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Violence defies civil emergency 

AMBON, Maluku (JP): Gunfire and explosions were the sounds of the day here on Tuesday, defying a state of civil emergency imposed across Maluku hours earlier. Blood tainted the soil of what were once known as the spice islands as a security officer was killed and two civilians injured from gunshots, bringing the death toll in a week of violence to 66. Overnight clashes left 13 people, including five security officers, dead.

Pvt. Ongen Sihasale was shot in the head by a sniper in the Tanah Lapang Kecil area of the disputed Talake subdistrict about 5 p.m. local time on Tuesday, and died en route to Dr. Haulussy General Hospital. Earlier in the day, a housewife, identified only as Mrs. Pieters, and an employee named Raymond Frans also suffered gunshot wounds from sniper attacks. They are being treated at the private Bakti Rahayu Hospital.

Hundreds others have been injured, mostly from bullets and bomb shrapnel over the past week following clashes in the Ambon areas of Batugantung, Talake, Ahuru and Sirimau and the Nania and Baguala subdistricts on the outskirts of the town. Thousands of people have sought refuge in several police stations and Halong Naval base, six kilometers east of here. The arrival of a heavy downpour saw a temporary cessation of Tuesday's fights. In accordance with Jakarta's policy, Maluku Governor Saleh Latuconsina officially declared a state of civil emergency in Maluku, taking effect at 00:00 a.m. on Tuesday after a meeting at the headquarters of 733rd Masariku Airborne Battalion later in the day.

Present at the announcement of Gubernatorial Decree No. 1/6/2000 on the civil emergency were the new Pattimura Military chief Col. I Made Yasa, Maluku Police chief Brig. Gen. Firman Gani, provincial legislature speaker Zeth Sahuburua, head of the provincial prosecutors office TH Panggabean and chief of the Navy's Eastern Fleet Security Operation Commodore Sumarjono. Under the state of civil emergency, the local governor is empowered to take wide measures to stem the violence, including ordering the military to make sweeping raids, ban meetings and put areas off limits to the public. "A curfew has been set from 10 p.m. to 6 a.m. and the emergency status also prohibits a gathering of more than 10 people without a clear reason," Firman told reporters in a post-meeting conference.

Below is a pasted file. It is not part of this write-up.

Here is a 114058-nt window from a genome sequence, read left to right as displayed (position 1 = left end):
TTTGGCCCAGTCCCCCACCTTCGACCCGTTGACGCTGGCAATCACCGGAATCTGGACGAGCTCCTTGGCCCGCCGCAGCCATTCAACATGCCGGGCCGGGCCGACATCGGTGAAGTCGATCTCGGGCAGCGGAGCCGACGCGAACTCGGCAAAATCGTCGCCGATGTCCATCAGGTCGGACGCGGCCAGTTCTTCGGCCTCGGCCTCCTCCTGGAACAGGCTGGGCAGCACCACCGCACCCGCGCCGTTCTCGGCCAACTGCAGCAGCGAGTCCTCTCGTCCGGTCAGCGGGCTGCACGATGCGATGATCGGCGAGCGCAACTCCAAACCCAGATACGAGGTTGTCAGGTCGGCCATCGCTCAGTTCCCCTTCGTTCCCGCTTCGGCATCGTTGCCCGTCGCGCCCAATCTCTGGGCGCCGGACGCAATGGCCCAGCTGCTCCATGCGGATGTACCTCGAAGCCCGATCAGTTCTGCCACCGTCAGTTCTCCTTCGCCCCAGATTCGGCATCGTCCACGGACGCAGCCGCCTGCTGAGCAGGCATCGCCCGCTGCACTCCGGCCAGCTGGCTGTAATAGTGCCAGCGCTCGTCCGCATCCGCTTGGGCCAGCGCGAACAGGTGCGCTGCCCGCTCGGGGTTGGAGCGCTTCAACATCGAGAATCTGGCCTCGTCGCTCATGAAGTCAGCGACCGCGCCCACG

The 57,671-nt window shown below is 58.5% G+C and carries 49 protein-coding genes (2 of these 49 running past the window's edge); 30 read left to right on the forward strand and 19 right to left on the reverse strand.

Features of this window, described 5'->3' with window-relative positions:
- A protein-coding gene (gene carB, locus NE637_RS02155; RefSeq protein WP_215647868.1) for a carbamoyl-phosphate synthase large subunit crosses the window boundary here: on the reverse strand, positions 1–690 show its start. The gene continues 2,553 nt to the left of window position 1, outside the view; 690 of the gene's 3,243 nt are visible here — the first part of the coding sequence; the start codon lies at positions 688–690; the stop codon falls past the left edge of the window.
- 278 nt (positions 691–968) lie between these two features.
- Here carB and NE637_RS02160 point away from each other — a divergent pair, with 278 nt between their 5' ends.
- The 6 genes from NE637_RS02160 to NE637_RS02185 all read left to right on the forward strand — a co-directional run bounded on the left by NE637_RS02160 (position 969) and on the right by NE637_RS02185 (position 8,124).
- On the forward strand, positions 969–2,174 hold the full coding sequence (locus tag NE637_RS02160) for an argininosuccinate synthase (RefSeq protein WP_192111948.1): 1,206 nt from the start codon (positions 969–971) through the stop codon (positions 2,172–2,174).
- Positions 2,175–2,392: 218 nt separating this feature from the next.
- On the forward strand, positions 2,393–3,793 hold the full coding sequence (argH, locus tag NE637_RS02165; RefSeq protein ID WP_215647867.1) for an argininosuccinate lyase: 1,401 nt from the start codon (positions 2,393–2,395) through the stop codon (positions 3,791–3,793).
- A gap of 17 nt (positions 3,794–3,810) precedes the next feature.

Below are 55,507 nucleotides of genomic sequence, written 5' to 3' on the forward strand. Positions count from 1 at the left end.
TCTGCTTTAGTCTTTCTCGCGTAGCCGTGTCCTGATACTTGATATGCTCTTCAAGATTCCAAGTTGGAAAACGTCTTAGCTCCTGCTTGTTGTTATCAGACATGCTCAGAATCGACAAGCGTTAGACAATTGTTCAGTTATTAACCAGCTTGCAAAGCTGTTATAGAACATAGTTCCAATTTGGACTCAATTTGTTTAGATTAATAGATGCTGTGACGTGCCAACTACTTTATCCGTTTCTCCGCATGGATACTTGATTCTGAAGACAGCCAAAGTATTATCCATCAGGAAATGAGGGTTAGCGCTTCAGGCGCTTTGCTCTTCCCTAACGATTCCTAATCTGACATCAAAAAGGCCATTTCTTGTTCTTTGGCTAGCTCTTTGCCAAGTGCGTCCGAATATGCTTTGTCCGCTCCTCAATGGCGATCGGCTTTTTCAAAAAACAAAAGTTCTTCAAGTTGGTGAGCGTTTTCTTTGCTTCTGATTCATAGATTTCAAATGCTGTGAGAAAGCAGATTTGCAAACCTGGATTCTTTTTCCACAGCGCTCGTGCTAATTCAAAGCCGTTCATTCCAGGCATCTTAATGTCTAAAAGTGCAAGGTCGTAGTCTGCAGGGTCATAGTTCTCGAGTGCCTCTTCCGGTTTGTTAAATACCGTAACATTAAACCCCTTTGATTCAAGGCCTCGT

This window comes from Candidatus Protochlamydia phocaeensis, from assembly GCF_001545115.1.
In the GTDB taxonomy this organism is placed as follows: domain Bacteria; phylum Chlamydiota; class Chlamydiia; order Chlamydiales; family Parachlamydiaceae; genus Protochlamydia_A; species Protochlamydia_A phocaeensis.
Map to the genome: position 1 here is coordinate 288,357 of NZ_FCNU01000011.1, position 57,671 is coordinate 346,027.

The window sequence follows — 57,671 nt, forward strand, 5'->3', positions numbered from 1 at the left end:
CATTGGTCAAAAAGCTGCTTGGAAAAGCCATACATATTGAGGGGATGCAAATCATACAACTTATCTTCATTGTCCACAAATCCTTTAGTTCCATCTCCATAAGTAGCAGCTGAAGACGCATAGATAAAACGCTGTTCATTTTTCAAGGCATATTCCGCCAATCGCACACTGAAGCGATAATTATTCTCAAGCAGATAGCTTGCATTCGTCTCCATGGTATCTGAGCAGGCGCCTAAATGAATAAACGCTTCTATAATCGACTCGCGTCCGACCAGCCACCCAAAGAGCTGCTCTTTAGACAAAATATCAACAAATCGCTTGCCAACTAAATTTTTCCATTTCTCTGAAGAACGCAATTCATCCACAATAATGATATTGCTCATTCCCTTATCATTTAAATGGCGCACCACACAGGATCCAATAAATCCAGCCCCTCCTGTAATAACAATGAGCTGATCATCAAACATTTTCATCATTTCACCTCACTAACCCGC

The government has ruled out any outside military intervention to cope with the worsening bloodbath. Foreign minister Alwi Shihab, who was in Kuala Lumpur, told Associated Press on Tuesday Indonesia would hold firm in rejecting any military assistance from the United Nations or any member of the Association of Southeast Asian Nations. Yasa, who took over from Brig. Gen. Max Tamaela on Monday, said he had called on all military personnel to report to their respective units. "I order all personnel who have been separated (from their units) to regroup immediately or at least report to the nearest security station," Yasa said shortly after his appointment late on Monday. He said he gave troops at large until June 30 to report their whereabouts. Both warring camps in Maluku have accused individuals in the military and police of taking sides and being involved in the sectarian conflict. 

Witnesses said security officers were involved in Monday's incidents, which lead to the deaths of Second Sgt. Lasano of the Army's air defense unit and four unidentified soldiers. Dozens of sedatives were found in Lasano's pocket.

Firman, who was former commander of the elite Police Mobile Brigade (Brimob), said that security forces would closely monitor the movements of intruders on the islands. "We will continue the massive sweeping operation in coordination with existing military units," he said. Firman took over from Brig. Gen. I Dewa Astika in a modest and abrupt ceremony at Astika's official residence in the Mangga Dua area in the early hours of Tuesday. The ceremony took place during a power blackout, forcing them to conduct the ceremony by candlelight. It was originally scheduled to take place on Thursday.

Meanwhile, thousands of residents started to leave the islands on Tuesday, mostly aboard the KM Dobonsolo, Merpati airliners and Hercules military planes. People here were also seen thronging the markets and shops to stock up on food supplies, while the town also saw kerosene and gasoline shortages. Several security posts were abandoned by troops and roadblocks were set up in almost every corner of the town.(49/edt)

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